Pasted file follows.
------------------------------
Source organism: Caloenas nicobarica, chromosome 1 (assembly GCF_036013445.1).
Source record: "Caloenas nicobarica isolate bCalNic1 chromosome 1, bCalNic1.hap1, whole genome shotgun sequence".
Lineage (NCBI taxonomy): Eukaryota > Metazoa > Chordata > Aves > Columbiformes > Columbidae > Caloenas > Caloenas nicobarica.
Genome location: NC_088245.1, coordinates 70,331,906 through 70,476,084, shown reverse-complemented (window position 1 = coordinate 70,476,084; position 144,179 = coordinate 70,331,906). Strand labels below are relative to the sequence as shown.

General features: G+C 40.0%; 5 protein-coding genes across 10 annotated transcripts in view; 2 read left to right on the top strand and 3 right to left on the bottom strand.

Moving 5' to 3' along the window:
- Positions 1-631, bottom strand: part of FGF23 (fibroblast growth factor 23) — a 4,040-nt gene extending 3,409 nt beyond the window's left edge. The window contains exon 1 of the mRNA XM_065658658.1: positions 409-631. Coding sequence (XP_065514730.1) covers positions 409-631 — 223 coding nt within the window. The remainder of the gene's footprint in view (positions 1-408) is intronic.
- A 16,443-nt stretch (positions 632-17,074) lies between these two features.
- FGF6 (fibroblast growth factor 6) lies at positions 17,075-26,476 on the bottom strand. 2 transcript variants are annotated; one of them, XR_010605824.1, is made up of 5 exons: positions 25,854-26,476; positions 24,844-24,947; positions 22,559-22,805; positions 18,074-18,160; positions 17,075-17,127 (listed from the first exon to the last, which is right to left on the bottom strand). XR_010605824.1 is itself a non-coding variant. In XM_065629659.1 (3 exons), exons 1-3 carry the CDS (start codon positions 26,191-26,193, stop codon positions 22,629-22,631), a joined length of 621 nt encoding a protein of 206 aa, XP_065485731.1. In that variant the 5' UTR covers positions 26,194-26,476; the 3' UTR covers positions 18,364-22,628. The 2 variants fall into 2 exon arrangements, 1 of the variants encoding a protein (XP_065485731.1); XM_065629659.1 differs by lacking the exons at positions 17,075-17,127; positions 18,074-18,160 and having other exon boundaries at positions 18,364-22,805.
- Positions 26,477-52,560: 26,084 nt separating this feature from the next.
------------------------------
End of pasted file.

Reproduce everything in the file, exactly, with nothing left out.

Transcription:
Source organism: Caloenas nicobarica, chromosome 1 (assembly GCF_036013445.1).
Source record: "Caloenas nicobarica isolate bCalNic1 chromosome 1, bCalNic1.hap1, whole genome shotgun sequence".
Lineage (NCBI taxonomy): Eukaryota > Metazoa > Chordata > Aves > Columbiformes > Columbidae > Caloenas > Caloenas nicobarica.
Genome location: NC_088245.1, coordinates 70,331,906 through 70,476,084, shown reverse-complemented (window position 1 = coordinate 70,476,084; position 144,179 = coordinate 70,331,906). Strand labels below are relative to the sequence as shown.

General features: G+C 40.0%; 5 protein-coding genes across 10 annotated transcripts in view; 2 read left to right on the top strand and 3 right to left on the bottom strand.

Moving 5' to 3' along the window:
- Positions 1-631, bottom strand: part of FGF23 (fibroblast growth factor 23) — a 4,040-nt gene extending 3,409 nt beyond the window's left edge. The window contains exon 1 of the mRNA XM_065658658.1: positions 409-631. Coding sequence (XP_065514730.1) covers positions 409-631 — 223 coding nt within the window. The remainder of the gene's footprint in view (positions 1-408) is intronic.
- A 16,443-nt stretch (positions 632-17,074) lies between these two features.
- FGF6 (fibroblast growth factor 6) lies at positions 17,075-26,476 on the bottom strand. 2 transcript variants are annotated; one of them, XR_010605824.1, is made up of 5 exons: positions 25,854-26,476; positions 24,844-24,947; positions 22,559-22,805; positions 18,074-18,160; positions 17,075-17,127 (listed from the first exon to the last, which is right to left on the bottom strand). XR_010605824.1 is itself a non-coding variant. In XM_065629659.1 (3 exons), exons 1-3 carry the CDS (start codon positions 26,191-26,193, stop codon positions 22,629-22,631), a joined length of 621 nt encoding a protein of 206 aa, XP_065485731.1. In that variant the 5' UTR covers positions 26,194-26,476; the 3' UTR covers positions 18,364-22,628. The 2 variants fall into 2 exon arrangements, 1 of the variants encoding a protein (XP_065485731.1); XM_065629659.1 differs by lacking the exons at positions 17,075-17,127; positions 18,074-18,160 and having other exon boundaries at positions 18,364-22,805.
- Positions 26,477-52,560: 26,084 nt separating this feature from the next.